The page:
24. 24. Sheath Repair • Advantages – Barrier to extrinsic adhesion formation – More rapid return of synovial nutrition • Disadvantages – Technically difficult – Increased foreign material at repair site – May narrow sheathand restrict glide • Presently, no clear cut advantage to sheath repair has been established
    25. 25. Partial Lacerations • Controversy in past as partial lacerations were felt to predispose to entrapment, triggering and rupture • Repair if > 50% • Some advocate repair of partial lacerations > 60%
    26. 26. Tendon Advancement – Previously advocated for zone 1 repairs, as moving the repair site out of the sheath was felt to decrease adhesion formation – Disadvantages • Shortening of flexor system • Contracture • Quadregia effect • Little excursion distally, therefore adhesions near insertion less of an issue
    27. 27. Tendon Excursion
    28. 28. Summary • Strong gap resistant repair • 4 strand, locking epitendinous (or equivalent), 3-0 suture needed for early active motion – 4-0 suture, modified Kessler, running epitendinous suture adequate for more conservative protocols • No sheath repair • Large grasping/locking loops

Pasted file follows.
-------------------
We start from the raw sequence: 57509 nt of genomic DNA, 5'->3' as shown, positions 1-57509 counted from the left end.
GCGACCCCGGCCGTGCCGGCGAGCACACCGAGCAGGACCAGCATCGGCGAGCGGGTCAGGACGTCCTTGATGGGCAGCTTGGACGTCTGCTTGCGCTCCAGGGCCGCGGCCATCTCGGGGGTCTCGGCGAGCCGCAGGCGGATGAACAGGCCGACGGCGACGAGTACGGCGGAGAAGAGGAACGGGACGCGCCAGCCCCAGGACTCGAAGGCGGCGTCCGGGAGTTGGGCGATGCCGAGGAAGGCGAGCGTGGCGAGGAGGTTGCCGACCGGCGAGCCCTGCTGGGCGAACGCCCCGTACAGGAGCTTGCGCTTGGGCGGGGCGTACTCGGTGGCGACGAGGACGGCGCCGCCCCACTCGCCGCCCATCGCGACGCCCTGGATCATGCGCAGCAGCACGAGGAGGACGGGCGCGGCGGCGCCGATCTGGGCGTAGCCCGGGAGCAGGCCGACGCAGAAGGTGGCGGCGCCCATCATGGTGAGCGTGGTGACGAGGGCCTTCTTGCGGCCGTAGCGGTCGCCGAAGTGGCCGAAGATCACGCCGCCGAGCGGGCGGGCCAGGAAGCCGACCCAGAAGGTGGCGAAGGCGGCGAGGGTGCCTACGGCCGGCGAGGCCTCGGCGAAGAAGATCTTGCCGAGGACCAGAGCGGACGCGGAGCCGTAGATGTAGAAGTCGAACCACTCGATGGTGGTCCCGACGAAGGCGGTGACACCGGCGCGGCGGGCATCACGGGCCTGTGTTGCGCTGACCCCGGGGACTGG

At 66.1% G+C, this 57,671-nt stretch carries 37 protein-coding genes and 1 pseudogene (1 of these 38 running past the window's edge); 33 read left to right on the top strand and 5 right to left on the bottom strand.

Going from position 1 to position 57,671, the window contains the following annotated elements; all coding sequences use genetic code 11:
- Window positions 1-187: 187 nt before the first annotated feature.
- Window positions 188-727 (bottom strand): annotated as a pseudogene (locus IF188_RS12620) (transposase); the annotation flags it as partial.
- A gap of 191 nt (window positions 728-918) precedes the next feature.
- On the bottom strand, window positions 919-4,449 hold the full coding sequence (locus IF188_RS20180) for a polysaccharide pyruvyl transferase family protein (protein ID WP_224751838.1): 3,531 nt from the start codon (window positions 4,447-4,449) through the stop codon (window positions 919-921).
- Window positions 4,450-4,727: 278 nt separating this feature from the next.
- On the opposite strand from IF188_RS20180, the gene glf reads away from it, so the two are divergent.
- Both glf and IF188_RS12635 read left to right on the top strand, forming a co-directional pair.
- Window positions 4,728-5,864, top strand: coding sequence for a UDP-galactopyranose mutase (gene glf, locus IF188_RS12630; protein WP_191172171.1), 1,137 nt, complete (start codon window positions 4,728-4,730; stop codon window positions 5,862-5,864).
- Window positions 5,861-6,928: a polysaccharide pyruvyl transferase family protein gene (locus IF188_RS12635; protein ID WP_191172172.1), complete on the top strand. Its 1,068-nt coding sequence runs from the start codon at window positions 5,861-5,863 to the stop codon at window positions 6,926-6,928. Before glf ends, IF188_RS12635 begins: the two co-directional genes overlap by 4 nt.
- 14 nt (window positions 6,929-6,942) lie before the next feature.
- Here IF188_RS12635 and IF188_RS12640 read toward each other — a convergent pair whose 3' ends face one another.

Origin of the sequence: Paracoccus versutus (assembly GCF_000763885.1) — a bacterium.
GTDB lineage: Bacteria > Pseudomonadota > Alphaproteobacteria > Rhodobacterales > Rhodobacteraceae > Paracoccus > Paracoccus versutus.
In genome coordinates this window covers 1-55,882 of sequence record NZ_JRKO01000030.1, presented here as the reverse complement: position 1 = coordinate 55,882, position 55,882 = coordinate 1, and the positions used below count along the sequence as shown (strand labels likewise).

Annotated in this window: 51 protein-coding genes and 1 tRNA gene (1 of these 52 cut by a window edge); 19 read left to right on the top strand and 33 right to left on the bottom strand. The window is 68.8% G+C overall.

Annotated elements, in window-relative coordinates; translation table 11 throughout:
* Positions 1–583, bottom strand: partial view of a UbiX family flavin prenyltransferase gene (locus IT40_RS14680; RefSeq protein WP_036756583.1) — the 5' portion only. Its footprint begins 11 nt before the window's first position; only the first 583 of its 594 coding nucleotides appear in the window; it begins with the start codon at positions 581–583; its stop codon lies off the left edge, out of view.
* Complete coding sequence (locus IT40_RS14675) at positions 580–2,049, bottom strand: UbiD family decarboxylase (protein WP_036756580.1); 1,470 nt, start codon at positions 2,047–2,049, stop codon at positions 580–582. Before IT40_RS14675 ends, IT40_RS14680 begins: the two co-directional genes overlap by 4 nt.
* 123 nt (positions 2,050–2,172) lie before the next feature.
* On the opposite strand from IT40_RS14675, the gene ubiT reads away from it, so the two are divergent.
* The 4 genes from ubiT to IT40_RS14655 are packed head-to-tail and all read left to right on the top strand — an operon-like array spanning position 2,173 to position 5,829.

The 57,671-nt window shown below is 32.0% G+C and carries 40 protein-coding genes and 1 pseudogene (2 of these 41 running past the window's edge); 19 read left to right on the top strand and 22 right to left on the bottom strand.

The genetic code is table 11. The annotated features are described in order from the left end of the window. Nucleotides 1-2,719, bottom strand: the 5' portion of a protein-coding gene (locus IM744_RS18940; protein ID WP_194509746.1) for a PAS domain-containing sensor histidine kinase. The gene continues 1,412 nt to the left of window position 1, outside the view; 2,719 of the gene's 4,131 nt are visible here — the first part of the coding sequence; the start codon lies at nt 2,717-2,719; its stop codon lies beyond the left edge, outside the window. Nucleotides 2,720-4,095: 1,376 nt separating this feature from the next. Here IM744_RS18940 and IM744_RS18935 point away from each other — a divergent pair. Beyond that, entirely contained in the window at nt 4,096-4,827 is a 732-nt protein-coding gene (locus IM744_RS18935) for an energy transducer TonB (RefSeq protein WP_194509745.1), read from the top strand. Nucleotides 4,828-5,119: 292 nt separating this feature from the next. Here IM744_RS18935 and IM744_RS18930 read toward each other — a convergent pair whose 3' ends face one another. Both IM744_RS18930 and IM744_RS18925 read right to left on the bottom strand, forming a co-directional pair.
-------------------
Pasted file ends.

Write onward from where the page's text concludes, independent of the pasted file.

29. 29. FDP Avulsions • Commonly male athletes • Forced extension at DIP during maximal flexion (jersey finger) • Often missed due to normal xray and intact flexion at MP and PIP – Opportunity for FDP reinsertion lost if treatment delayed
    30. 30. FDP Avulsions Leddy and Packer
    31. 31. FDP Avulsions - Type 1: zig-zag exposure - Tendon delivered through pulley system with catheter passed retrograde - Fixed to base of phalanx with monofilament suture through distal phalanx and nail plate and tied over button - Fix within 7-10 days before tendon degeneration and myostatic shortening occurs
    32. 32. FDP Avulsions - Type 2: small bony fragment retracts to A3 level - Can fix up to 6 wks post injury (less shortening) - May convert to type 1 if tendon slips through A3 pulley and into palm - Use same technique as for type 1
    33. 33. FDP Avulsions - Type 3: large bony fragment retracts to A4 level - Bony reduction and fixation of fragment
    34. 34. Children • Usually not able to reliably participate in rehabilitation programs • No benefit to early mobilization in patients under 16 years • Immobilization > 4 wks may lead to poorer outcomes
    35. 35. Reconstruction
    36. 36. Single Stage Tendon Grafting Zone 2 • Indications – Delayed treatment making end to end repair impossible • Patient factors prevent repair • Late referral, missed tendon laceration or avulsion – Supple joints with adequate passive ROM
    37. 37. Single Stage Tendon Grafting Zone 2 • Technique – 1 cm distal FDP stump left intact – 1 cm of FDS insertion left intact (decreased adhesion formation vs granulating insertion site) – Tenodesis of FDS tail to flexor sheath (10-20 deg of flexion) optional • Hyperextension at PIP in absence of FDS tendon occurs occasionally